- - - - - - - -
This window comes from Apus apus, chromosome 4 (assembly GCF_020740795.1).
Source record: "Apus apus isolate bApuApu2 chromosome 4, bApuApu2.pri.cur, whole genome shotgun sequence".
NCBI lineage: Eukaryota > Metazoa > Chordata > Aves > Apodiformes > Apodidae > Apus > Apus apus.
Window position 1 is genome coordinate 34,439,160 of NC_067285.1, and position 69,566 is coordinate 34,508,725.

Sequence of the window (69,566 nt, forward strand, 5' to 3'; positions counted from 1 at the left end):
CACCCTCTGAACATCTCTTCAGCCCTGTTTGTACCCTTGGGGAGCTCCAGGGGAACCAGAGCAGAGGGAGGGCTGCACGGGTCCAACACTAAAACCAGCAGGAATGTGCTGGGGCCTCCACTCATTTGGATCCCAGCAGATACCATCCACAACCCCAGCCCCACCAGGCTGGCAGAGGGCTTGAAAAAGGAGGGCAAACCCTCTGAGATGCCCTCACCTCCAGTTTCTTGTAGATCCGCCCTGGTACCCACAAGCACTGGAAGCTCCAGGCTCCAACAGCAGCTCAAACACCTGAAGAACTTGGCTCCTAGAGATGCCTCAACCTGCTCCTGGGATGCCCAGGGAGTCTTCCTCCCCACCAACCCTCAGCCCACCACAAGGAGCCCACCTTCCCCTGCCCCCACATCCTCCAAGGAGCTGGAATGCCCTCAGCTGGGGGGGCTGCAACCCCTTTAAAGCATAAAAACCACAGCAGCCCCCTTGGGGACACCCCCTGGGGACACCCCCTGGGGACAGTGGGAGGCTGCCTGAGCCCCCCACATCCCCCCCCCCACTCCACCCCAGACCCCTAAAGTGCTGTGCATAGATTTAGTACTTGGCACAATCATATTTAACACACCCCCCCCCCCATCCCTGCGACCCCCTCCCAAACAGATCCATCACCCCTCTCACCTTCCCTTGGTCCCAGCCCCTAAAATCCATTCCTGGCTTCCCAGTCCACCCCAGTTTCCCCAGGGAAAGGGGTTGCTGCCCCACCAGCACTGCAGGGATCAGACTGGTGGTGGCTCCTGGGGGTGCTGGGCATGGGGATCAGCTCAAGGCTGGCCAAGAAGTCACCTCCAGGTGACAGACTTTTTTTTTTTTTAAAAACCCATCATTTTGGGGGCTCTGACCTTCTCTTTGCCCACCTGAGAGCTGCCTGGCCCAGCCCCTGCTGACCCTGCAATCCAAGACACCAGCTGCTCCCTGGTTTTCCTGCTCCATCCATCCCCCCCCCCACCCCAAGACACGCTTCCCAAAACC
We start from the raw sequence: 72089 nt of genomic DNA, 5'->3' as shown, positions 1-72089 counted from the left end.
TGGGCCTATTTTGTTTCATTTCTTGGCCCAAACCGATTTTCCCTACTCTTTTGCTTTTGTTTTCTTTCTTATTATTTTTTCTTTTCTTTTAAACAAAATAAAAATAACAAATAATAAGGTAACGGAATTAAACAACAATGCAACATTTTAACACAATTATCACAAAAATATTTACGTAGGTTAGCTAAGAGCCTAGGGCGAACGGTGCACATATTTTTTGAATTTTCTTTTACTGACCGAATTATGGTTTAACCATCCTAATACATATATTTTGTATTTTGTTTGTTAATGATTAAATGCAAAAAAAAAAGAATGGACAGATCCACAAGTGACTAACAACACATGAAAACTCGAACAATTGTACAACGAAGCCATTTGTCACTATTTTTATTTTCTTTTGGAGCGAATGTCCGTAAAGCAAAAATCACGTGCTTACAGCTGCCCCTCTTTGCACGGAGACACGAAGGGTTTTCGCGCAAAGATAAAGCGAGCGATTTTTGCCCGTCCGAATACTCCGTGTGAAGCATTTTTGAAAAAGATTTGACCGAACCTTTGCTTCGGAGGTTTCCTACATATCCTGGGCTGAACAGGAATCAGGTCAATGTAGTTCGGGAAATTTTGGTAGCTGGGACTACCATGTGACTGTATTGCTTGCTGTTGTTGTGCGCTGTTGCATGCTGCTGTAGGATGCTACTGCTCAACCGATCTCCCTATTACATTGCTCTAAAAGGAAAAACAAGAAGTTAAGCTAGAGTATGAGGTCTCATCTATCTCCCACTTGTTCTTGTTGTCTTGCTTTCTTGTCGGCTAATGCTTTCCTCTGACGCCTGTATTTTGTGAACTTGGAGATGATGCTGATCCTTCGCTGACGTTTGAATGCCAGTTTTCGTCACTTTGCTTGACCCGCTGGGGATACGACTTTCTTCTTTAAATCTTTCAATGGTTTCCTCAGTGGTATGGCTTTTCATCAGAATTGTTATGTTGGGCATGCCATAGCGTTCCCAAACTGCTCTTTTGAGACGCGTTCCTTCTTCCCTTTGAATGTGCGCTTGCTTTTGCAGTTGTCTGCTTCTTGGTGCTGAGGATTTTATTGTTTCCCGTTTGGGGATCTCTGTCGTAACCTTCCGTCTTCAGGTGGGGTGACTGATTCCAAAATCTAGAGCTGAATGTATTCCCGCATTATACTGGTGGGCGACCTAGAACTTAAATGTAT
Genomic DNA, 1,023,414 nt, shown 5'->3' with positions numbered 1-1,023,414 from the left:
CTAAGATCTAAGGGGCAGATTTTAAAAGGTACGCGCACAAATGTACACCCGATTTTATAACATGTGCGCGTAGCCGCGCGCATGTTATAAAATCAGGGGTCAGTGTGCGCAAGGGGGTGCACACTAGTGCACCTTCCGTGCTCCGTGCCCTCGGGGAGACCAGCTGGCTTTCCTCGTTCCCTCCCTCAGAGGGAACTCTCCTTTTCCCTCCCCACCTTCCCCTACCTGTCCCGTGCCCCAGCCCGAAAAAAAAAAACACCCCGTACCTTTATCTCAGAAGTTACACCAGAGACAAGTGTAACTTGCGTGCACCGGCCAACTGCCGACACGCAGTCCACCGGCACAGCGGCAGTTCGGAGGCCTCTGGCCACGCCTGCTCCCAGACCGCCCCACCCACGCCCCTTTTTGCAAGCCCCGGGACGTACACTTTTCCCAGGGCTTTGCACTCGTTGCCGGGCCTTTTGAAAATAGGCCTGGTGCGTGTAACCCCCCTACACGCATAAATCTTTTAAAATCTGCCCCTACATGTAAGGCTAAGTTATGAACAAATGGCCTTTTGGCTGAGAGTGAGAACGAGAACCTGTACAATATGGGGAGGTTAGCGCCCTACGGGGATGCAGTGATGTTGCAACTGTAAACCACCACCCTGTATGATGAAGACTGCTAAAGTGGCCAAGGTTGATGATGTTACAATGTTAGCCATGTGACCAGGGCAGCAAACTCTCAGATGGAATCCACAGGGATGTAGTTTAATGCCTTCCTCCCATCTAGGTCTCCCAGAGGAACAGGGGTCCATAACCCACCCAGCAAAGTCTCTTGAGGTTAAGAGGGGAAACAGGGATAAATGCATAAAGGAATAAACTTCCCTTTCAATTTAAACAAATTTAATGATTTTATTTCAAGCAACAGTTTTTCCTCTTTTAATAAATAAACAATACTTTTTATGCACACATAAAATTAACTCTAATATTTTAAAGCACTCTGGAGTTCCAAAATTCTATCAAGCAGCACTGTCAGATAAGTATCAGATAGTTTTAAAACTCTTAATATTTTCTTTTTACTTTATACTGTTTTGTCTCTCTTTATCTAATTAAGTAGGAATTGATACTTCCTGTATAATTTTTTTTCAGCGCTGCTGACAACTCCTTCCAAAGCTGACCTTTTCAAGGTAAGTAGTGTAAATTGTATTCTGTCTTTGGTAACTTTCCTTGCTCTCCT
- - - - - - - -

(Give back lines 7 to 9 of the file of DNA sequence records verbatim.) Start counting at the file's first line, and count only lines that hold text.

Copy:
We start from the raw sequence: 72089 nt of genomic DNA, 5'->3' as shown, positions 1-72089 counted from the left end.
TGGGCCTATTTTGTTTCATTTCTTGGCCCAAACCGATTTTCCCTACTCTTTTGCTTTTGTTTTCTTTCTTATTATTTTTTCTTTTCTTTTAAACAAAATAAAAATAACAAATAATAAGGTAACGGAATTAAACAACAATGCAACATTTTAACACAATTATCACAAAAATATTTACGTAGGTTAGCTAAGAGCCTAGGGCGAACGGTGCACATATTTTTTGAATTTTCTTTTACTGACCGAATTATGGTTTAACCATCCTAATACATATATTTTGTATTTTGTTTGTTAATGATTAAATGCAAAAAAAAAAGAATGGACAGATCCACAAGTGACTAACAACACATGAAAACTCGAACAATTGTACAACGAAGCCATTTGTCACTATTTTTATTTTCTTTTGGAGCGAATGTCCGTAAAGCAAAAATCACGTGCTTACAGCTGCCCCTCTTTGCACGGAGACACGAAGGGTTTTCGCGCAAAGATAAAGCGAGCGATTTTTGCCCGTCCGAATACTCCGTGTGAAGCATTTTTGAAAAAGATTTGACCGAACCTTTGCTTCGGAGGTTTCCTACATATCCTGGGCTGAACAGGAATCAGGTCAATGTAGTTCGGGAAATTTTGGTAGCTGGGACTACCATGTGACTGTATTGCTTGCTGTTGTTGTGCGCTGTTGCATGCTGCTGTAGGATGCTACTGCTCAACCGATCTCCCTATTACATTGCTCTAAAAGGAAAAACAAGAAGTTAAGCTAGAGTATGAGGTCTCATCTATCTCCCACTTGTTCTTGTTGTCTTGCTTTCTTGTCGGCTAATGCTTTCCTCTGACGCCTGTATTTTGTGAACTTGGAGATGATGCTGATCCTTCGCTGACGTTTGAATGCCAGTTTTCGTCACTTTGCTTGACCCGCTGGGGATACGACTTTCTTCTTTAAATCTTTCAATGGTTTCCTCAGTGGTATGGCTTTTCATCAGAATTGTTATGTTGGGCATGCCATAGCGTTCCCAAACTGCTCTTTTGAGACGCGTTCCTTCTTCCCTTTGAATGTGCGCTTGCTTTTGCAGTTGTCTGCTTCTTGGTGCTGAGGATTTTATTGTTTCCCGTTTGGGGATCTCTGTCGTAACCTTCCGTCTTCAGGTGGGGTGACTGATTCCAAAATCTAGAGCTGAATGTATTCCCGCATTATACTGGTGGGCGACCTAGAACTTAAATGTAT
Genomic DNA, 1,023,414 nt, shown 5'->3' with positions numbered 1-1,023,414 from the left: